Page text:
Everything from appearance to character arc to actual voice. The imagination is amazing – it can take a single piece of information and build on it to create an entire personality. Apparently some names lend themselves more to this than others, too. Most on the list got one or maybe two such responses. Lydia Kaisermann, however, seemed to resonate with people:
- ‘A gifted engineer/psychic (depending on the universe this is set in), initially starts on Team Evil, but has a change of conscience and uses her skills to overthrow the system from the inside.’
- ‘Sassy, independent, female journalists, wears sweaters that are too tight.’
- ‘Competent, possibly a scientist, engineer or bodyguard.’
- ‘Whether she’s good or bad would depend on whether or not she follows her family ways or is fighting against them.’
- ‘Nobody ever understood Lydia. They met her in once city, or another, but never twice.’
I don’t know who wrote that last one but I love it. It’s a story in itself, born out of a name presented without context.
As a final thought on the survey specifically, the accuracy rate was about 50%. Out of the 11 names, the majority vote for whether they were good, bad or either was correct in 6 cases. I’m not entirely sure what that tells you but I think it probably means that associations can be very personal things and tricky to predict.
Showing not telling
Okay, back to the power of subtext.
Clearly names carry meaning. They can provide us with an assumption about the character’s personality, appearance and personal history, as seen above. In fiction – particularly genre fiction – there seems to be a strong temptation to give a character a name that deliberately reflects something personal about them. Darth Vader, anyone?
The thing is, this isn’t how the vast majority of cultures really works. Kids get given names as infants, before any personal characteristics can become apparent. It is, however, what readers have come to expect and therefore base their assumptions on. So, do we give the reader what they expect or not? This is something that’s been on my mind for a while. I have a culture within my stories which gives their kids the names of traits they value. The characters – in particular the two protagonists, Mercy and Vigor – don’t necessarily live up to these traits. When I shared this with members of my writing class, however, the general response to a particular scene was ‘but that doesn’t seem very merciful’.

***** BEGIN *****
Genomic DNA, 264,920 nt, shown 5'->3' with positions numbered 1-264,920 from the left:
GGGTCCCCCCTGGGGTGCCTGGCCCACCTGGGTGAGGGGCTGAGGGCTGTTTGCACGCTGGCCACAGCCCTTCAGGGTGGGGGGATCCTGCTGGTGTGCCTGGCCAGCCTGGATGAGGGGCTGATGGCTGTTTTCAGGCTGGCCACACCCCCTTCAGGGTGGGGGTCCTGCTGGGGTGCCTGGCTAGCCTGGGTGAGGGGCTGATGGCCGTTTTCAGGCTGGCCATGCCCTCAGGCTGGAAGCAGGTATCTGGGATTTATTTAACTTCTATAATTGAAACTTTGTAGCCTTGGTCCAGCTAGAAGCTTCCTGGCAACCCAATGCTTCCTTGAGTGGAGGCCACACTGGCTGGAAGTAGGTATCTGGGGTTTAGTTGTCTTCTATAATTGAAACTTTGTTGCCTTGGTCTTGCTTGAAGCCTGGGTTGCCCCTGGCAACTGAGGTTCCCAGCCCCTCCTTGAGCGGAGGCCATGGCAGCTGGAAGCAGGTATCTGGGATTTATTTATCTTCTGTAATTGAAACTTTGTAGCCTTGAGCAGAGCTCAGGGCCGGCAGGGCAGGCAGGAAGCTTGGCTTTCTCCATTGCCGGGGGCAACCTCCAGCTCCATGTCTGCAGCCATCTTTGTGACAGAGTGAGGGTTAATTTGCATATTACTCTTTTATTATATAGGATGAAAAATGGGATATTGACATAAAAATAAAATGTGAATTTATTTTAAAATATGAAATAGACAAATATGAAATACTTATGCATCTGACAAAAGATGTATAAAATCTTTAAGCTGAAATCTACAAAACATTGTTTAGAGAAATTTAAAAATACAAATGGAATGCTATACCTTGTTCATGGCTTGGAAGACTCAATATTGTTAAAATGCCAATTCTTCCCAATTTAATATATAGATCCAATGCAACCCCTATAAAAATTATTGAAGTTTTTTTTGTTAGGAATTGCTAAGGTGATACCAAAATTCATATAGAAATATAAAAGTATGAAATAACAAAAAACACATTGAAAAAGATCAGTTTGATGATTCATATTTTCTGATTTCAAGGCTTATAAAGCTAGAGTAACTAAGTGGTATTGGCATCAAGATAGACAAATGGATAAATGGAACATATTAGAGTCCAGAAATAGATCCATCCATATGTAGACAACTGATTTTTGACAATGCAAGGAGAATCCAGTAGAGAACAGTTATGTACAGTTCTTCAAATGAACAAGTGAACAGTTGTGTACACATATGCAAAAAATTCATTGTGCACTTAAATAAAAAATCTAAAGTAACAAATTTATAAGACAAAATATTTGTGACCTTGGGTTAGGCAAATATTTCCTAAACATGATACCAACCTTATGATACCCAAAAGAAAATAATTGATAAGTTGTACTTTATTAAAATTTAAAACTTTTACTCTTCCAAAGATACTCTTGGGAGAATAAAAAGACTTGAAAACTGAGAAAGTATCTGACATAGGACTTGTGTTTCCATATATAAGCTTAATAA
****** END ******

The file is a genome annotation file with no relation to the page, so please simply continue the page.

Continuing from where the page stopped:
The thing is that names are assumed to be telling the reader something about the character, when in fact they can be far more effectively used to show the reader something about the character’s culture. The name Armand Tourville, for example, instantly lets the reader know that this character comes from a very French-style background. Wolfgang von Kaisermann lets you know that within the Germanic culture there’s a class system, and this guy’s near the top. The characters Mercy, Vigor, Sincerity and Brawn give you a strong indication of the traits valued by that culture, and therefore how that culture is likely to behave. The writer is still tapping into the reader’s tendency to associate, but in a way that builds the world around the character rather than the character itself. Showing the world, not telling the character.
The linguistic Heisenberg Principle
‘All seagulls look as though their name were Emma.’ ~ Christian Morgenstern
The Heisenberg Principle states that the act of observing alters the reality being observed. With words, as soon as you label something, you change how people perceive it. Names are particularly good at that. There’s been a lot of research into the power of names and the automatic associations we make between sounds and images. This article in the New Yorker is a good starting point if you want to read more.
So how do you choose your character names? What are they intended to tell the reader? And how important do you think it is to get just the right name?